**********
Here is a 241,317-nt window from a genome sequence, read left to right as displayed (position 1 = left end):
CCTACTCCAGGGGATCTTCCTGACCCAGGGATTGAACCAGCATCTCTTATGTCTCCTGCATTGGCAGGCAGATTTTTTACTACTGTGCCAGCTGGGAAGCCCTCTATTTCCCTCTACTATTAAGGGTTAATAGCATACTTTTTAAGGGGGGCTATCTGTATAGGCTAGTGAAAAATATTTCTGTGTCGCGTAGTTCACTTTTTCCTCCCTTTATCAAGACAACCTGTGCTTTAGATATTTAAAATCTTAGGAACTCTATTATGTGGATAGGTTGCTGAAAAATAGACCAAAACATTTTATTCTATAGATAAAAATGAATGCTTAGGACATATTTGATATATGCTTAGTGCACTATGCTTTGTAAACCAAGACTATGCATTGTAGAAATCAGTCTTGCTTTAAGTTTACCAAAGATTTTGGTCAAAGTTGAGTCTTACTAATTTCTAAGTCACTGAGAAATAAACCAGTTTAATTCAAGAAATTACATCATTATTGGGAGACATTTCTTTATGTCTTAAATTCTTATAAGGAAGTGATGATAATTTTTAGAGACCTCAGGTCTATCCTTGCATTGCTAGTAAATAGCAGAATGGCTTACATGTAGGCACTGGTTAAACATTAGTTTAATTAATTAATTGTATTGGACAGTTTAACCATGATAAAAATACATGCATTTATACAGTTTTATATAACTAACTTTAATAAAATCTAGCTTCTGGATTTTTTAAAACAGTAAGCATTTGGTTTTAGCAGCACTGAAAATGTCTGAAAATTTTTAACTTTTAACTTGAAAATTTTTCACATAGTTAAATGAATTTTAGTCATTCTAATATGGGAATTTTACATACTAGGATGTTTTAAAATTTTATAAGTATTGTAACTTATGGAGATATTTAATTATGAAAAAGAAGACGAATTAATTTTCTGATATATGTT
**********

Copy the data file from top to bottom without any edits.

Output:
Here is a 241,317-nt window from a genome sequence, read left to right as displayed (position 1 = left end):
CCTACTCCAGGGGATCTTCCTGACCCAGGGATTGAACCAGCATCTCTTATGTCTCCTGCATTGGCAGGCAGATTTTTTACTACTGTGCCAGCTGGGAAGCCCTCTATTTCCCTCTACTATTAAGGGTTAATAGCATACTTTTTAAGGGGGGCTATCTGTATAGGCTAGTGAAAAATATTTCTGTGTCGCGTAGTTCACTTTTTCCTCCCTTTATCAAGACAACCTGTGCTTTAGATATTTAAAATCTTAGGAACTCTATTATGTGGATAGGTTGCTGAAAAATAGACCAAAACATTTTATTCTATAGATAAAAATGAATGCTTAGGACATATTTGATATATGCTTAGTGCACTATGCTTTGTAAACCAAGACTATGCATTGTAGAAATCAGTCTTGCTTTAAGTTTACCAAAGATTTTGGTCAAAGTTGAGTCTTACTAATTTCTAAGTCACTGAGAAATAAACCAGTTTAATTCAAGAAATTACATCATTATTGGGAGACATTTCTTTATGTCTTAAATTCTTATAAGGAAGTGATGATAATTTTTAGAGACCTCAGGTCTATCCTTGCATTGCTAGTAAATAGCAGAATGGCTTACATGTAGGCACTGGTTAAACATTAGTTTAATTAATTAATTGTATTGGACAGTTTAACCATGATAAAAATACATGCATTTATACAGTTTTATATAACTAACTTTAATAAAATCTAGCTTCTGGATTTTTTAAAACAGTAAGCATTTGGTTTTAGCAGCACTGAAAATGTCTGAAAATTTTTAACTTTTAACTTGAAAATTTTTCACATAGTTAAATGAATTTTAGTCATTCTAATATGGGAATTTTACATACTAGGATGTTTTAAAATTTTATAAGTATTGTAACTTATGGAGATATTTAATTATGAAAAAGAAGACGAATTAATTTTCTGATATATGTT